I’m afraid I’m with the crowd on this one. Bad idea Metro. Want to speed it up, remove some of the lowest proforming stops, just a thought but who’s thinking?
Bingo!!! The constant additions of stops that have been added to a few of the Rapid lines over the years *cough*704*cough* have made riding some of them unbearable. Hey Metro, It shouldn’t take more than hour to travel 10 miles after 10pm you know.
Interesting proposal, but the use of on-board vending machines raises a few questions.
If enough customers purchase TAP cards on the bus, might that potentially slow things down? Each buyer would have to push a few buttons, read the interface, and insert cash into a machine (unless they take bankcards, which take time to validate and could get rejected). Would the TAP card’s initial purchase still add to the fare? Would there be enough room on a crowded bus for everyone to use the machines? If there are people lined up to use them, isn’t it realistically possible for a passenger to reach his or her stop before being able to make a purchase?
[…] Next Step For Metro’s All-Door Boarding Roll-Out: Meeting (The Source) […]
I am opposed to all door boarding. It could cause people to be prosecuted for inadvertently violating the law. People who would be willing to pay their fare may board and forget to tap their tap card. Some people who are not familiar with the appropriate procedure may board without tapping. I sometimes forget to tap my tap card at a train station which lacks a turnstile, even though I have a 30 day pass, and can ride for no extra charge.
It will be difficult for occasional riders to get tap cards in advance. Since the mayor of Los Angeles (who sits on Metro’s board of directors with 3 of his nominees) presumably supports Metro’s tap card policies, I hope that he has instructed his subordinates at the airport, at the harbor, and at Union Station to install tap card machines, and to inform each incoming visitor about the appropriate tap card procedures.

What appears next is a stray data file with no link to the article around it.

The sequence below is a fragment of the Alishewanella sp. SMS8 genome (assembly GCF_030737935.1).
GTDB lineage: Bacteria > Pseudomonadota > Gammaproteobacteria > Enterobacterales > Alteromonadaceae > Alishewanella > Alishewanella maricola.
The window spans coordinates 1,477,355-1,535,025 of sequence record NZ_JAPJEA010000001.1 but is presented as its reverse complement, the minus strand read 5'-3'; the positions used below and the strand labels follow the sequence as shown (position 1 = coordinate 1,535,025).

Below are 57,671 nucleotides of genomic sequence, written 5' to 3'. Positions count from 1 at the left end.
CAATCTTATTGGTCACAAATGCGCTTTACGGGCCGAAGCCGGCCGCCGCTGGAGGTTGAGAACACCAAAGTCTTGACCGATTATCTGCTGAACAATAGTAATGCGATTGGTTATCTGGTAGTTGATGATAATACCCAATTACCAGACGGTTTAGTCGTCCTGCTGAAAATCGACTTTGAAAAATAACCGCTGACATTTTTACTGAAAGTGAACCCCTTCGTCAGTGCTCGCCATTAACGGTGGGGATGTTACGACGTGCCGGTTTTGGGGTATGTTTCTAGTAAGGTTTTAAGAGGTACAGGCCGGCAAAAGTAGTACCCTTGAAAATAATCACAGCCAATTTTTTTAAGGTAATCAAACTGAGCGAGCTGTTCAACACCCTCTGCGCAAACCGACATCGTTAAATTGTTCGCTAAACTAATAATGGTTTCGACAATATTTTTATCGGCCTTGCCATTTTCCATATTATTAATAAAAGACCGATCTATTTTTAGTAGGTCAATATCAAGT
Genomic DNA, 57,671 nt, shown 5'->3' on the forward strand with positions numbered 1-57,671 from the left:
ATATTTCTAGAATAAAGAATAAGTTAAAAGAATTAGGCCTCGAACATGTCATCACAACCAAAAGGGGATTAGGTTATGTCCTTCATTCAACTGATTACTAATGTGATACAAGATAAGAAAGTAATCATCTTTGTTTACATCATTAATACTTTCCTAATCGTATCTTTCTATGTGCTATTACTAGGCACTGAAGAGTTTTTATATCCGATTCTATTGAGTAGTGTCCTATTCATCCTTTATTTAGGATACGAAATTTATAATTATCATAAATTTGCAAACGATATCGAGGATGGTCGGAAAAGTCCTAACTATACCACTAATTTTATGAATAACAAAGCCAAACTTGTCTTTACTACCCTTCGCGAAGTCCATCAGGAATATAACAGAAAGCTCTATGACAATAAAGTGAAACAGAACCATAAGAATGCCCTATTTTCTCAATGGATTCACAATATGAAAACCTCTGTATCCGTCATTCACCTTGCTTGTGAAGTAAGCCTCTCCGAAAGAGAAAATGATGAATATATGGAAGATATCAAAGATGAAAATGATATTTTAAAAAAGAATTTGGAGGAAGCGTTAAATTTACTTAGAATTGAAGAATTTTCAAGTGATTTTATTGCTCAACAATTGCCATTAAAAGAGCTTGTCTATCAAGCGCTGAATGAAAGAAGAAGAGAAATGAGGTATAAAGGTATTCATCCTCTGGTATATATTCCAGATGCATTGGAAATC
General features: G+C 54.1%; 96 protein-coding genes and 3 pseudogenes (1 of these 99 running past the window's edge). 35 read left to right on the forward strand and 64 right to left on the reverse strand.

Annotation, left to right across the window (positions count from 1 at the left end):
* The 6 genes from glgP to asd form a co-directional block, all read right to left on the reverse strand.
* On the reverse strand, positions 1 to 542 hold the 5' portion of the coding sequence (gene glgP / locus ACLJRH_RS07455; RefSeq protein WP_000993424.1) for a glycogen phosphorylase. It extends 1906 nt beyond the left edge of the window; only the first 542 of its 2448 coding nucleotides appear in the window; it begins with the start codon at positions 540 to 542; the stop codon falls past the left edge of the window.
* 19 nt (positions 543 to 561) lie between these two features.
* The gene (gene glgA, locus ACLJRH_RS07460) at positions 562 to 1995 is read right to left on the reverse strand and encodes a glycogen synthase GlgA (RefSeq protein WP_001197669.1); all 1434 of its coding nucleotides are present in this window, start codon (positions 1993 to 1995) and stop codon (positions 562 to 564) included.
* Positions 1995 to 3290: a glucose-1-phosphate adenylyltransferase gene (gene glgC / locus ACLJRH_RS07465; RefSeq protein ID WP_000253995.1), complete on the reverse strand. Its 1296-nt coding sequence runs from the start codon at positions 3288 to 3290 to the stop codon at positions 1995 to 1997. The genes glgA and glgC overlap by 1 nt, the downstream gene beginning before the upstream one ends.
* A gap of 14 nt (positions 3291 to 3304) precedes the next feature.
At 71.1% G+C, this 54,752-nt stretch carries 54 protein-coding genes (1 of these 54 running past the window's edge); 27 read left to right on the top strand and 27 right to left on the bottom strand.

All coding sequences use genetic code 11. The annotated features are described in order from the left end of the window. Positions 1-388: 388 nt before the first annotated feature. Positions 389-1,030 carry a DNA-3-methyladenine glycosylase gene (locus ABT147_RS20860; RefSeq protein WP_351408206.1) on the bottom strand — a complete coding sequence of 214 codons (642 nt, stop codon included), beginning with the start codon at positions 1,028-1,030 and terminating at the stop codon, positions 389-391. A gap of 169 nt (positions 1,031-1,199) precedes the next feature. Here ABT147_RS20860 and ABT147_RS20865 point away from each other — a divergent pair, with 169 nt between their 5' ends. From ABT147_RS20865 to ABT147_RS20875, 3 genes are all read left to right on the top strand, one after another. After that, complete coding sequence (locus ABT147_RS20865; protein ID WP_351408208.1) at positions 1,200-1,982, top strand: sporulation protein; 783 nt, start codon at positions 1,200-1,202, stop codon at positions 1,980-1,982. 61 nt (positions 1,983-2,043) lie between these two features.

In most cities people have to use a fare card to enter rail. This would expand it to selected rapid lines (and hopefully in the future all rapid buses). TAP machines are already present at Union Station and the Aviation/LAX Green Line Station. Metro was going to install them at the LAX City Bus Center. By the end of the year they will be in every gift card rack at a supermarket, drug store, or convenience store. I fail to see the problem.
Machiel, I couldn’t agree with you more!
This wonky idea is just a band aid on a much greater problem. Fare evasion, especially on the 754 and the 204 is already extremely high, this idea will just make the METRO finances worse, forcing METRO to increase fares even more. This idea, of all door boarding, will NEVER solve the real problem, which is the traffic.
ADB is probably more politically and financially realistic than putting in bus lanes unfortunately. The car drivers will erupt in rage.
Since I’ll never be able to attend a public hearing until I’m retired (if that milestone ever occurs…) hopefully my sentiments written here can be included in the public comment!
In my travels to many of the world’s “leading” cities, LA comes in second behind Athens in fare evasion. In a system which has operating cost well well above most other transit equipped cities (about this.. why??) It’s terribly unfair that the relatively few of us who both USE and PAY for the service are left to further subsidize an already financially precarious system…
My biggest concern about all-door boarding in LA, is that it will literally open the doors to further fare evasion and the degradation of a functional metro system that LA so desperately needs. Secondarily, the objective of all-door boarding is aimed at increasing speeds.. the irony of course is that passengers will speedily cram onto a bus, only to lunge forward a couple yards and sit in the same traffic that all those inefficient SOVs are sitting in. I don’t see this as a solution, or even a step towards solution. It’s an expensive band-aid for an operation that requires surgery.
The Bus-Only lane on Wilshire is a joke until that bus / vehicle separation is actually enforced and the Vermont corridor should be rail. (these are the real solutions)
I ride the 754 a lot and I think this will be a BIG problem as I have seen a hughe number of people getting on and paying with cash. This will ONLY work if METRO puts tap vending machines at EVERY stop.
What about the many tourists that ride the 720? How are they supposed to know this in advance? Is the operator going to have to say “sorry, out of luck”? METRO is just going to loose money with this boondoopgle. There wouldn’t be this gigantic “preceiver” problem if operators would refuse to move the bus until people moved to the rear of the bus, thus making room for more people to board.